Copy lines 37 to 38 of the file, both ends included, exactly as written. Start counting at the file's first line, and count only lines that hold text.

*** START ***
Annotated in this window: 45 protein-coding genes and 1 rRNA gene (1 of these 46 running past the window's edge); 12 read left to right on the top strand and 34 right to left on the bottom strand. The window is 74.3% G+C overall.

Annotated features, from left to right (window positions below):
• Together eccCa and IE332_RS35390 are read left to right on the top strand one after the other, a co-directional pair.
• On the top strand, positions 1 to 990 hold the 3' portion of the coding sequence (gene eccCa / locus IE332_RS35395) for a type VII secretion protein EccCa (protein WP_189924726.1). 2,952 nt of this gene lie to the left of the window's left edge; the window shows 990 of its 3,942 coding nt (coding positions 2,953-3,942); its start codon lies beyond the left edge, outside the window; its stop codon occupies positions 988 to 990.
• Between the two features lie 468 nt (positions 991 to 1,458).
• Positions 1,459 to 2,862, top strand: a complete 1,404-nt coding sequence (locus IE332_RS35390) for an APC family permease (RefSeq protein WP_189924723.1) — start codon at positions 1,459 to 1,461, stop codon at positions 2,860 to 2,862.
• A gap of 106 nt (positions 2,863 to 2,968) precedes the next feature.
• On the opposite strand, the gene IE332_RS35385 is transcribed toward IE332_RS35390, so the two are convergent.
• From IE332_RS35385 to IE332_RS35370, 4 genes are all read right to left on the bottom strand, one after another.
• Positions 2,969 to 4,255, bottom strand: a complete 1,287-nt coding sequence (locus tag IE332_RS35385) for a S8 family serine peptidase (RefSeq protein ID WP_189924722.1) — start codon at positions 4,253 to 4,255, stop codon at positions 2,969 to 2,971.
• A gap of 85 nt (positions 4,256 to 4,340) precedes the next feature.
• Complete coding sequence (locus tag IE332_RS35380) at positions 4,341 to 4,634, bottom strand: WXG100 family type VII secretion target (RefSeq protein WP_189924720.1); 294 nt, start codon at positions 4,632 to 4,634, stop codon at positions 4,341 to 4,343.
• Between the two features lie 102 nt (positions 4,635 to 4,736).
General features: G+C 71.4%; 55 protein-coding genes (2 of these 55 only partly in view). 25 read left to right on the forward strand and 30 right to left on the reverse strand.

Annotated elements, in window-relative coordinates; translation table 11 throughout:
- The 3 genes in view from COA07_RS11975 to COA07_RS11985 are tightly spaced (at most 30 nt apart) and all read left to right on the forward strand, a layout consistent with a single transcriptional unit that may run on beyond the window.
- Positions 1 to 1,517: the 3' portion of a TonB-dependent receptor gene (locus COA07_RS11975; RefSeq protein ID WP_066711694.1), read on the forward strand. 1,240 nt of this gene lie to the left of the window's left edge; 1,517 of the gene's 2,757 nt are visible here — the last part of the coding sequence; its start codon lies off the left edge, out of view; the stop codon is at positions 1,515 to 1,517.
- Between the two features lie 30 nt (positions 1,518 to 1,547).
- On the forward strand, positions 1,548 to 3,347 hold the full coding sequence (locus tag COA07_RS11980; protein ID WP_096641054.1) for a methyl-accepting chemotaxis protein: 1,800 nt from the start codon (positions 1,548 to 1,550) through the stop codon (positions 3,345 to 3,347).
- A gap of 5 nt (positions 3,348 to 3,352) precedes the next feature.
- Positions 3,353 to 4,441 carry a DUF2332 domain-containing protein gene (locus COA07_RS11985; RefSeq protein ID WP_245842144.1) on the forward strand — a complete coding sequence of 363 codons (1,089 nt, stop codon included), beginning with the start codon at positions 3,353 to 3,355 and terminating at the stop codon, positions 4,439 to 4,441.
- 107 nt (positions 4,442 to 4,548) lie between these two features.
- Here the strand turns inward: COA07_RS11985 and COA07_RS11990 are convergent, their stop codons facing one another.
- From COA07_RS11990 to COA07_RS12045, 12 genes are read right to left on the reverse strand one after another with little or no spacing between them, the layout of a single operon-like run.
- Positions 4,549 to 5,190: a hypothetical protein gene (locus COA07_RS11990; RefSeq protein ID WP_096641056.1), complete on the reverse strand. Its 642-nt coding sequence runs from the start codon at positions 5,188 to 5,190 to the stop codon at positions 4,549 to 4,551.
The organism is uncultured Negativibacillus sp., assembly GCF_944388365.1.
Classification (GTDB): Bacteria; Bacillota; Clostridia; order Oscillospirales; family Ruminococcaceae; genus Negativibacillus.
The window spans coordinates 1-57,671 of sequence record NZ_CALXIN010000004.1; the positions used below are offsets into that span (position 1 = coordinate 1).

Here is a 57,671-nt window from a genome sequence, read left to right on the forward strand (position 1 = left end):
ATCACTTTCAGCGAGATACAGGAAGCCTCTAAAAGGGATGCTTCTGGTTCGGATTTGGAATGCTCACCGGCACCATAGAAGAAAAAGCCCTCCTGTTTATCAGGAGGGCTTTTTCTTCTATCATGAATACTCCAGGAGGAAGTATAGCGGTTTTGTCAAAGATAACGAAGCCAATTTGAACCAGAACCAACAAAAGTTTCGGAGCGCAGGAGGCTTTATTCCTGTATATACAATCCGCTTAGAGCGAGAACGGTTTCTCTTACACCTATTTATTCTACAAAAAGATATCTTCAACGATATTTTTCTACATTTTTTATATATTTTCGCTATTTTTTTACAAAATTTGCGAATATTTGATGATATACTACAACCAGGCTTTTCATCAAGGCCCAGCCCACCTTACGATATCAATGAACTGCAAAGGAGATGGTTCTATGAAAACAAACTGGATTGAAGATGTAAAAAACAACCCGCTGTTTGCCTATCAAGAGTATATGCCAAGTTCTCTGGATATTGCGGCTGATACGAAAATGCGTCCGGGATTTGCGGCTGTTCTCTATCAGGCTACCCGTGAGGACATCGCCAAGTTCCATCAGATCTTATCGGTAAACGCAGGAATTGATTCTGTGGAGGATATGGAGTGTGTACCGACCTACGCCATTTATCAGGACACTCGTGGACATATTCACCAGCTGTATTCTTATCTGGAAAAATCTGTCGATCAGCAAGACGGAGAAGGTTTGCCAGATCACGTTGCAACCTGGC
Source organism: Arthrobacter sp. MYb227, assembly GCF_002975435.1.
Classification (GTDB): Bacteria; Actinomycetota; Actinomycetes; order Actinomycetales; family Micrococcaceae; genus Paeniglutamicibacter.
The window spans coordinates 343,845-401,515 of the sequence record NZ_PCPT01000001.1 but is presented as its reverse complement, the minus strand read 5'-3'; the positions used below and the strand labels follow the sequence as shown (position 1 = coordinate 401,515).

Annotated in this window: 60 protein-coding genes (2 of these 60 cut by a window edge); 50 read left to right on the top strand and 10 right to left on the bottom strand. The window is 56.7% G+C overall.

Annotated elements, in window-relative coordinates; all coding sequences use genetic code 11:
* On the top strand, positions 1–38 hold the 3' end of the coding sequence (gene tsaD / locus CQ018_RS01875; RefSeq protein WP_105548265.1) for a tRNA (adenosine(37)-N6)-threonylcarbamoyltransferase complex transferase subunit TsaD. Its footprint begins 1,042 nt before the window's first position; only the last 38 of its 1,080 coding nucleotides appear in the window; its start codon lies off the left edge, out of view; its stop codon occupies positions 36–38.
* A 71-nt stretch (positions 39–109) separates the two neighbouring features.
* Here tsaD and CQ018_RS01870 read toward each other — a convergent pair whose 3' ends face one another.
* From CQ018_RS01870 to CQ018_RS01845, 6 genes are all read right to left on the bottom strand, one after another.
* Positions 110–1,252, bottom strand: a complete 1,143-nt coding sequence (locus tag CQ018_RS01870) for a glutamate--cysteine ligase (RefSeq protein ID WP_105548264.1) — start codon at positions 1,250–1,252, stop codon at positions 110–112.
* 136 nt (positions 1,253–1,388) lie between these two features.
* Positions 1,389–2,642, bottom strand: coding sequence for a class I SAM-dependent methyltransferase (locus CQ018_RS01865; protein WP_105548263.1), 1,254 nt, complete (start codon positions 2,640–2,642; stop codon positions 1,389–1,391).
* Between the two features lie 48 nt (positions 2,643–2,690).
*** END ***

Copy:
* A 71-nt stretch (positions 39–109) separates the two neighbouring features.
* Here tsaD and CQ018_RS01870 read toward each other — a convergent pair whose 3' ends face one another.